Can I borrow more on my mortgage to pay off debt?

It also might be possible for borrowers to borrow more on their mortgage to pay off debt. Although you secure a bigger mortgage against your home equity, this isn’t exactly the same as equity release. Monthly payments on the new mortgage will be due immediately after it is taken out. 

It works by swapping your existing mortgage for a bigger one, and then using the extra borrowing to pay off debts. Thus, you have moved all your debt into one place. The new mortgage should have a lower interest rate compared to the cumulative interest being paid on the debts. 

But you should also take note of additional fees, which could make this method of debt consolidation more expensive, such as early repayment fees on the original mortgage and the debts. Everything needs to be considered before making a move. 

Is remortgaging to pay off debt a good idea?

It’s possible for many debtors to reduce the amount of interest they need to pay on their debts by remortgaging and consolidating those debts. They save money and no longer have to worry about juggling multiple monthly payments, which in itself reduces the chances of payment defaults and arrears. 

It is worth it to remortgage to pay off debts if you can secure a lower interest rate and still save money after having to pay any additional fees, including but not limited to early repayment charges and closing costs. 

It’s worthwhile doing research into the other methods of debt consolidation, as these could offer even better repayment terms. 

Alternative ways to pay off debts

We have covered how you could release equity to pay off debt, and how you can borrow more on your mortgage to do the same. But are there any other ways to pay off your debt? Yes – and we’ll explain some of the most common here:

  1. Debt consolidation loans

Debt consolidation loans are a type of personal loan that must be used to pay off other debts. They may be unsecured or secured by one of the debtor’s assets – and they are sometimes still available to people with bad credit. They can be found at high-street banks, building societies and through online loan providers.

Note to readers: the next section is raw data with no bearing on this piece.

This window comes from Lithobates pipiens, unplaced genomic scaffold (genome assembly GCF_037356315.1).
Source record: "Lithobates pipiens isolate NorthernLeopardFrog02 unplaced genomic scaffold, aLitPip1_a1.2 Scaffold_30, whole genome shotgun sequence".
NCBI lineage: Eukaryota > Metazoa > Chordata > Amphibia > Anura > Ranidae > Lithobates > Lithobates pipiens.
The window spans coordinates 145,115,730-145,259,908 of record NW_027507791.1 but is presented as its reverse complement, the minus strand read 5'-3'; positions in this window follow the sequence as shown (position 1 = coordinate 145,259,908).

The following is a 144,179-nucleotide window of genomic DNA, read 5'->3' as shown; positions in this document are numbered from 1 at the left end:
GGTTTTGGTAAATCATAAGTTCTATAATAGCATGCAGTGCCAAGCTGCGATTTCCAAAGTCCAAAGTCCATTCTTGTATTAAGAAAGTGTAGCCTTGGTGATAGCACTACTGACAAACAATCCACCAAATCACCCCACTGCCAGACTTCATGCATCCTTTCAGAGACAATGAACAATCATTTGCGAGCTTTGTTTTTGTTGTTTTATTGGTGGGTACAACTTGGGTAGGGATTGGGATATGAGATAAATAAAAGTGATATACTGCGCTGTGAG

1. Credit card balance transfer

A balance transfer credit card is a special type of credit card that allows the user to transfer credit card debts from elsewhere to the card. To do so you will have to pay a small fee, known as a balance transfer fee. The balance transfer card should have a lower interest rate than your other credit cards, and it is common for the card to have an introductory 0% interest rate. Overall, it is a way to consolidate credit card debts and save some money in the process. 

  1. Debt solutions

A wide range of informal and formal debt solutions are available to debtors. For example, a Debt Relief Order could prevent creditors from asking for any monthly payments for a whole year, and if your finances have not improved by then, your debts are written off. There are different debt solutions based on your personal circumstances and the (amount of) debt you owe. 

Seek debt advice first!

If you need personalised support and advice on how to get out of debt, we highly recommend speaking to one of the excellent debt charities operating throughout Scotland, England and Wales. Free financial advice is available from charities like Step Change or National Debtline, and all communications are 100% confidential. 

Find out more about equity release

If you want to know more about equity release and paying off debts easily, MoneyNerd has plenty more free guides and articles. We specialise in helping people understand the different roads out of debt so you can make informed decisions and know your rights. Come back soon to read more of our content!